Museums are known for having only a small portion of their collection on display. Some of the displays are tucked away in storage and may become 'lost in time' to the present employees.
During a recent inventory, a box of old glass negatives was discovered. The images were like a time warp of the early days of aircraft manufacture in the British Empire. They tell the story of the early days of Avro, the British manufacturer that was known in more recent times for the Lancaster and Vulcan bombers, and in Canada for the Avro Jetliner and Avro Arrow fighter.
One of the world's first aircraft builders, A.V. Roe and Company was established at Brownsfield Mill, Great Ancoats Street, Manchester, by Alliott Verdon Roe and his brother Humphrey Verdon Roe on 1 January 1910. Humphrey's contribution was chiefly financial and organizational; funding it from the earnings of the family brace business and Managing director until he joined the RFC in 1917. Alliot had already made a name for himself as a pilot at Brooklands near Weybridge in Surrey and Farnborough in Hampshire. The company built the world's first totally enclosed monoplane in 1912, but it was the well-proportioned, wooden biplane known as the Avro 504 that kept the firm busy throughout the First World War and beyond. Production totalled 8,340 at several factories and continued for almost 20 years. This was a substantial achievement considering the novelty of powered aircraft in this period.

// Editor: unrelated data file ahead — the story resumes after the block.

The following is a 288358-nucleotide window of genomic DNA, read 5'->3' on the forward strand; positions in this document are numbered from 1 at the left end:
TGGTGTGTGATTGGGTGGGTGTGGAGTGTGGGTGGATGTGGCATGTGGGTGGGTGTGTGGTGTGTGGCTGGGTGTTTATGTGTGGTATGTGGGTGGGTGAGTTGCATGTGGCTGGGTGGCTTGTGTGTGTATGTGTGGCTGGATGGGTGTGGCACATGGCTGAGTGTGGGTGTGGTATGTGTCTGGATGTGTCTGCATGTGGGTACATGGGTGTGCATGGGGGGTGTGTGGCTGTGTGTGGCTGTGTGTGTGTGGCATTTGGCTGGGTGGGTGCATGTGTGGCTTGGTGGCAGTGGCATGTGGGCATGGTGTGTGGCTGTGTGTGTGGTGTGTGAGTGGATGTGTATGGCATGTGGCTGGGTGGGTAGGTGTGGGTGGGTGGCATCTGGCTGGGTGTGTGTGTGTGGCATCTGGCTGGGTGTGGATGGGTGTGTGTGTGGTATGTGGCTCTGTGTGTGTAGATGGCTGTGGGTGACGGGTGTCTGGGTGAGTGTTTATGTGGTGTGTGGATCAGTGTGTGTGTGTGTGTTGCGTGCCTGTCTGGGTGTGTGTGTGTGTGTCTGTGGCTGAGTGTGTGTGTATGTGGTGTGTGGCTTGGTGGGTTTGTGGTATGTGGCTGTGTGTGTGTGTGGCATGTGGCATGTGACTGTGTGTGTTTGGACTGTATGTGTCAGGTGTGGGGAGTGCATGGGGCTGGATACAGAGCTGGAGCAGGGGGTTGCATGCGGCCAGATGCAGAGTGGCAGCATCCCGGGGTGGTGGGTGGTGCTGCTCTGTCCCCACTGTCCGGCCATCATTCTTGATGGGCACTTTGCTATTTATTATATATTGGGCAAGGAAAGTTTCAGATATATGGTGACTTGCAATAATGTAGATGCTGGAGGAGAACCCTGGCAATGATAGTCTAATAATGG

Here is a sample of the images that were found that show the diverse range of designs from Avro;
A. V. Roe at the controls of the Avro Type D in 1911. Six examples of the Type D with its
triangular fuselage were constructed. This one has a 35hp Green inline engine.
Mr. Raynham flying one of the first Avro 504s in 1913.
An Avro 504K powered by a Monosoupape engine.
An Avro 504K powered by an 80hp Renault engine (1919).
An Avro 552 powered by a 180hp Wolseley Viper liquid cooled engine.
An Avro 547 triplane (1920) could carry four passengers in the cabin.
It was powered by a 160hp Beardmore engine.
Avro 555 Bison (1921). This biplane was designed for Deck-landing reconnaissance and Fleet
gunnery spotting. They were operated on the aircraft carriers HMS Eagle and HMS Furious.
Avro 549 Aldershot (1922). This long-range day and night bomber
was powered by a 650hp Rolls-Royce Condor engine.
Avro 558 (1923). Designed for light aircraft trials this aircraft
was powered by an 18hp Douglas motorcycle engine.
Avro 560 (1924). Designed for the 1924 light aircraft trials the aircraft flew 63 miles per gallon
of fuel. It was powered by a 20hp Blackburn Tomtit two-cylinder motorcycle engine.
Avro 562 Avis (1924). This design was built for the 1924 Light Aeroplane Trials.
The engine was a 32hp Bristol Cherub or a 35hp Blackburne Thrush.